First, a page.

The HARP cannon.
A space cannon is a gun so powerful that it can fire a projectile from Earth' s surface into space. The idea of using a cannon to put objects into orbit was first suggested in the seventeenth century in Isaac Newton' s Principia Mathematica. In 1865, in From the Earth to the Moon, Jules Verne envisioned a 274-m-long cannon, the Columbiad, sunk vertically into the ground not far from today' s Cape Canaveral, that sent a three-man capsule to the Moon. Unfortunately, Verne was hopelessly optimistic about his astronauts' chances of survival. In attaining Earth escape velocity inside the barrel of a gun, the passengers would be subjected to lethal g-forces. Yet, cannon offer distinct advantages over rockets as a way of placing inert payloads in orbit. Rockets must lift, not only their own weight, but the weight of their fuel and oxidizer. Cannon "fuel", which is contained within the gun barrel, offers far more explosive power per unit cost than rocket fuel. Cannon projectiles are accurate, thanks to the fixed geometry of the gun barrel, and are much simpler and cheaper than rockets. However, there are also serious drawbacks. The payload must be slender enough to fit into a gun barrel and sturdy enough to withstand the huge accelerations of launch, which can easily exceed 10,000g. See also Valier-Oberth Moon gun.
Long before the first test flights of the V-2, the Paris Gun of World War I set impressive altitude and speed records for artificial objects. In the 1950s, as the rocket became established as the primary means of reaching space, Canadian engineer Gerald Bull began a lifelong struggle to use guns for cheap access to the high atmosphere and Earth orbit. His Project HARP (High Altitude Research project) in the 1960s showed that a suborbital cannon can be cost-effective for studying the upper atmosphere, between 50 km and 130 km, and has the potential to launch vast numbers of satellites each year in all kinds of weather. A further development of this concept was Lawrence Livermore Lab's Project SHARP (Super High Altitude Research project).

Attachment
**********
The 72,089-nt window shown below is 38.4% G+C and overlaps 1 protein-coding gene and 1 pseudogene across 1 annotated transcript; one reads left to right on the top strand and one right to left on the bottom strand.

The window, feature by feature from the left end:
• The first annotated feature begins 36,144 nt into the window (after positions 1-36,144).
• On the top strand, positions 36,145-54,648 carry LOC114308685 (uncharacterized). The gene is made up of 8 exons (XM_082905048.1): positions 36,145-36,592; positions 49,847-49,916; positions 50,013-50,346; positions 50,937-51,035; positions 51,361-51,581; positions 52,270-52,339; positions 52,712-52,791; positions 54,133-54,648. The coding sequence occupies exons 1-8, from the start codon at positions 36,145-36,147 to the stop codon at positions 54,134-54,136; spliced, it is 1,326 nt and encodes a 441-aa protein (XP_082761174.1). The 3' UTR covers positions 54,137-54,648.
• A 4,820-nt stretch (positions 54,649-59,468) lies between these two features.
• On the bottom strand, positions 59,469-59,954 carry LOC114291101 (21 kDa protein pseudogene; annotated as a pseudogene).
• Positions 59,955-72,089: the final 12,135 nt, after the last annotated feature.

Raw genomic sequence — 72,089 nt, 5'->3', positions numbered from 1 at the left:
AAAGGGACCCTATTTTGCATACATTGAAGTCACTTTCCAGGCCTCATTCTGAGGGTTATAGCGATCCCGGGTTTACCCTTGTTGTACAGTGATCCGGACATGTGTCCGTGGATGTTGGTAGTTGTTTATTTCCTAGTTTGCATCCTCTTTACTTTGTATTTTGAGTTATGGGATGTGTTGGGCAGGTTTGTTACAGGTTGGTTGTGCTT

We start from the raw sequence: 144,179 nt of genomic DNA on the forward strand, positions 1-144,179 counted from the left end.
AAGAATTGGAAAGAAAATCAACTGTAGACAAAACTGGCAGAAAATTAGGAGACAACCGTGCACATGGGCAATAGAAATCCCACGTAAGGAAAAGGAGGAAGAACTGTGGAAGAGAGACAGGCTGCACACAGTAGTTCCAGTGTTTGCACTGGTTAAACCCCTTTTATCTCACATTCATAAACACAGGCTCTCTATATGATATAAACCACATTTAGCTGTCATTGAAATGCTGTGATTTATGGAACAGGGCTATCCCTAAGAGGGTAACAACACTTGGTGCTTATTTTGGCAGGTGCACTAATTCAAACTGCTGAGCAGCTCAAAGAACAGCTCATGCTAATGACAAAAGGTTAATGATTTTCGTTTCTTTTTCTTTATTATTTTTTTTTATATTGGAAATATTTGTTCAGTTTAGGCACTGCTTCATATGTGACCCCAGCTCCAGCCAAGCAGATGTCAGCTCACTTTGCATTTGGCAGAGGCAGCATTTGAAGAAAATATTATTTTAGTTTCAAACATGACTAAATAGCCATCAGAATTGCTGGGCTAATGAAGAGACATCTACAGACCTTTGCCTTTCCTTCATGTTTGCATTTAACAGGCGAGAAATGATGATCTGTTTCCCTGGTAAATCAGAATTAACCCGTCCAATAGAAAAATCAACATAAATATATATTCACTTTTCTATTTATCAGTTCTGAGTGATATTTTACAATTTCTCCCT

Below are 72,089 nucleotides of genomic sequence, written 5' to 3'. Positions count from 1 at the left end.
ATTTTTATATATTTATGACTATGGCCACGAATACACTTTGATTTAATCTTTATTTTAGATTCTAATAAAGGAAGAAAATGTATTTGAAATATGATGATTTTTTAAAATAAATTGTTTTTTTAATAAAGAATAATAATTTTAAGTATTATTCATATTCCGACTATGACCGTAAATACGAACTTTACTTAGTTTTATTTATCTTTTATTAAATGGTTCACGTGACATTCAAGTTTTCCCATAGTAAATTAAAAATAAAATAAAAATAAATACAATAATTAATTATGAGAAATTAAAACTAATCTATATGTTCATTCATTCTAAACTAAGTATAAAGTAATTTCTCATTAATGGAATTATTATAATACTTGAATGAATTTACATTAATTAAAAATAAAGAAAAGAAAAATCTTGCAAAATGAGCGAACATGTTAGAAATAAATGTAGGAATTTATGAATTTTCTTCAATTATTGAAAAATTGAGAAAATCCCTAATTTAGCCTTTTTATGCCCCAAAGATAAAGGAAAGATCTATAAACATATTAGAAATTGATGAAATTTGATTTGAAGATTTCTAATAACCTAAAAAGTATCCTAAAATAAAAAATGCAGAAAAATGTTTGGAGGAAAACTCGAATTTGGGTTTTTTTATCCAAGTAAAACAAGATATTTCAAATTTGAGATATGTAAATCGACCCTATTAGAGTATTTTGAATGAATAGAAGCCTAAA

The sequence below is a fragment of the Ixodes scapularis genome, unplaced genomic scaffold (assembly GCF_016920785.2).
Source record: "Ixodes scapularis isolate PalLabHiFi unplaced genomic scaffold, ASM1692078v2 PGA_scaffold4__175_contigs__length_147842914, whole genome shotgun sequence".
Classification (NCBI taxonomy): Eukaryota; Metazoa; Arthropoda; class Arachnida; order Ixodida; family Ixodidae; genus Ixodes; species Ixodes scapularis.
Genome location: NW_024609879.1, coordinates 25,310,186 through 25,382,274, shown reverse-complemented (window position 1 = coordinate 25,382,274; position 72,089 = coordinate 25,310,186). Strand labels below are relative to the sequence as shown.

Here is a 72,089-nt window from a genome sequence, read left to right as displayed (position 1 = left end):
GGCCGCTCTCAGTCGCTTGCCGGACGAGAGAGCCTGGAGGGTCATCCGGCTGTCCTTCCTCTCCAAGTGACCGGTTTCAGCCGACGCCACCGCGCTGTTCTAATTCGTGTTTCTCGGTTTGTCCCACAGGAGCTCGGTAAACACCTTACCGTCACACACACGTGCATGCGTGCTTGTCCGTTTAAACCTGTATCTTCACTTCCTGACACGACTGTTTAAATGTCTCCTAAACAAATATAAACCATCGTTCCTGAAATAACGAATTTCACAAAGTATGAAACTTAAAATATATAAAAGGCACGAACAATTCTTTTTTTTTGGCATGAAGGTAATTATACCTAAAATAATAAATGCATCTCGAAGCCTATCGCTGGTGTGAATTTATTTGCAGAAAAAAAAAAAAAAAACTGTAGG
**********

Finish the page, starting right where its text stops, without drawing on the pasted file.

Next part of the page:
Even if shot out of an extremely powerful cannon, a projectile would need to include a rocket in order to enter a stable orbit. This is for two reasons. First, reaching orbital velocity (with an extra margin for air resistance) is difficult using a cannon alone. Second, by Kepler's first law, any orbit is an ellipse with one focus at Earth' s center. If the payload is launched from a point A on Earth' s surface, its orbit necessarily would intersect the surface again at a symmetrically placed point B. An orbital adjustment is therefore essential.
Plans also exist for accelerating a payload by magnetic forces on a "rail gun" consisting of parallel conductors, into which a very large electric current is directed. The same problems apply here, plus the added one of storing and then suddenly releasing a great amount of electrical energy. This kind of technology might be appropriate for future use on the Moon but is at an even earlier stage than the space cannon.